Being in the middle of some frightening new laws here in Texas that wage war on women and increase voting barriers, Echo Theatre reminds that those fights have been long fought. In the regional premiere of Ann Timmons’ It’s My Party! that tells the story of women’s fight to vote, history reminds that justice wins, but not without turbulence. If anyone’s feeling beaten by today’s recent legislation, Echo Theatre’s newest production can inspire and ignite.
Based on actual historical women, the story follows young suffragists who bring a different voice to the uphill battle of passing the 19th Amendment. Their tactics cause a rivalry between older suffragists which threatens the entire movement.
Caitlin Chapa and Mandy Reichelt play Alice Paul and Lucy Burns respectively. Their younger perspectives along with eventual suffragist Dora Lewis (Lindsay Hayward) disrupt the more traditional members of National American Woman Suffrage Association initially led by Dr. Anna Shaw (Cindee Mayfield). She and Carrie Chapman Catt (Megan Haratine) and Maud Park (Leslie Patrick) have a more conventional approach to the cause.
Caught in the middle is Black advocate Ida B. Wells-Barnett (Octavia Y. Thomas) who is fighting for Southern Black women’s rights that are consistently left behind. Observing the action is reporter Winnifred Mallon (Alysia Giakoumas) who can’t help but get caught up in the fight.
Timmons’ play happens over the course of a few years beginning with the women on the same side, but then splitting off from the NAWSA to form The Women’s Party. The story is dense with character development and history that offers some hefty education in the somewhat 90-minute play sans intermission. Timmons fleshes out all her characters with care and attention that enrich the entire story.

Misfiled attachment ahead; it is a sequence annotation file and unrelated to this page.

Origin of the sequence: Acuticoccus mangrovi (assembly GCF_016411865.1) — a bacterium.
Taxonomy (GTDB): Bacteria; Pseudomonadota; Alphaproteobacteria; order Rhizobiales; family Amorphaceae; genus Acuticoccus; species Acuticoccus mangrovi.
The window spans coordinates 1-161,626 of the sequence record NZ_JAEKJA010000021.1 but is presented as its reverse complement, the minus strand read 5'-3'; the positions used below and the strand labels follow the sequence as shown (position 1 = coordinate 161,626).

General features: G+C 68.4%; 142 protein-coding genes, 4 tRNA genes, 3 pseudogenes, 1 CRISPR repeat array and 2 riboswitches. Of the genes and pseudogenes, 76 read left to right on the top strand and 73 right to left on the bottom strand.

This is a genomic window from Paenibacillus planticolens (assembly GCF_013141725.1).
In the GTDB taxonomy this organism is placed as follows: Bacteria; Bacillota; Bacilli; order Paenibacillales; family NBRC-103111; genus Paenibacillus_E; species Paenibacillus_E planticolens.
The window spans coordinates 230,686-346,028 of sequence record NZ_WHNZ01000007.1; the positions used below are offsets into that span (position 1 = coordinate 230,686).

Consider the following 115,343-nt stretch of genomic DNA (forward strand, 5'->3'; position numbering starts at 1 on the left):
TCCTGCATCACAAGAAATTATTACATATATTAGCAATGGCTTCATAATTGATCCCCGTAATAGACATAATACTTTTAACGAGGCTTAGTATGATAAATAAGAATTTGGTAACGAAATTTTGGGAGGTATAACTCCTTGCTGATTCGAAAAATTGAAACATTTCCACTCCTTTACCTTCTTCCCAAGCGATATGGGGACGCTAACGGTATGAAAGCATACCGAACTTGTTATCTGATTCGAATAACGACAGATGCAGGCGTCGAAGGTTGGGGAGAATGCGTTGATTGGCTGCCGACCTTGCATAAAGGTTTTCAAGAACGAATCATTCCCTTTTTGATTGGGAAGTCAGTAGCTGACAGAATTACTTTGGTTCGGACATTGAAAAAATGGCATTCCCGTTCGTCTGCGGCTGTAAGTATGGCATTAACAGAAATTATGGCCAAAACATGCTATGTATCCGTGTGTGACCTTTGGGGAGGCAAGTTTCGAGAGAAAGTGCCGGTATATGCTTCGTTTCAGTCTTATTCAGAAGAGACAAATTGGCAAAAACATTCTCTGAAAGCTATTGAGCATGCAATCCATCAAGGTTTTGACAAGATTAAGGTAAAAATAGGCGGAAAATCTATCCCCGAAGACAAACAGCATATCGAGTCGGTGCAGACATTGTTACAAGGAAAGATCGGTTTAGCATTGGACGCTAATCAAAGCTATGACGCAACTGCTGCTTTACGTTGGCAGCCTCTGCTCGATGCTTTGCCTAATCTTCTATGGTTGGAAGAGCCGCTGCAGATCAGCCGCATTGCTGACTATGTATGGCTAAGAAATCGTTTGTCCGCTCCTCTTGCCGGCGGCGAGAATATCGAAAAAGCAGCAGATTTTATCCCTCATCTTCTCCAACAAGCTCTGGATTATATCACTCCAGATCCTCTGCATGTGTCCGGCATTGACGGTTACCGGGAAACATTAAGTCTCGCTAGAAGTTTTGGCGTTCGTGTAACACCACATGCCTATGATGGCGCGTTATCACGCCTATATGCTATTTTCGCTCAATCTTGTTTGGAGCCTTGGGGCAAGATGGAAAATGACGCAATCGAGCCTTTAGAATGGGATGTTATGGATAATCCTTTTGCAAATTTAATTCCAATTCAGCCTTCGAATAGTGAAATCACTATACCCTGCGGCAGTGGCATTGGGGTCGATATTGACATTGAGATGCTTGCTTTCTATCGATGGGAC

Director Caroline Hamilton evoked much out of her cast and the story. The eight-person cast was strong across the board playing each part with acute conviction for the cause. All drew in the audience with character choices that differed vastly from each other. Winnifred was earnest while Carrie was conflicted but obligated to her party. Ida drowned in frustration with leaders but was strong from her own success in Illinois. Shaw was the play’s villain for lack of a better term sticking closely to her sense of values and dismissing the younger activists.
The actors all layered their characters and then peeled them back as the perpetual activism began to wear them down. Each was believable in their intent and ultimately easy to root for considering the consequences. Sometimes, that history played too close to today’s conversation which gave the play an added urgency. When the amendment is (spoiler alert) ratified, the victory resonated from beyond the stage.
In more technical terms, what Echo does with its stage, thanks to designer Kateri Cale, was wondrously simple but clever with the cast contributing to the scene changes. Ryan Burkle’s lighting was consistently reflective of the mood from its brights in more exuberant scenes to the dreary mood of other vignettes.
Not to be overlooked was Marty Van Kleeck’s sublime costuming. Using material that may have been used back then such as curtains, bedding and fabrics of the day, she created stellar period costumes that fit like gloves on the actors.
In fun juxtaposition, Hamilton scored the set changes with modern pieces of music, often punk rock songs that were laced with empowering messages. This small touch gave the historic piece some nice edge.
With its strong production values and casting, It’s My Party! should foster talk well after the curtain call. The show should inspire audiences to explore this history and then perhaps fight for equal rights today as they had to do a century ago.
It’s My Party! runs through Oct. 9 at the Bath House Cultural Center with streaming options Oct. 10-17. For more information and tickets, visit echotheatre.org.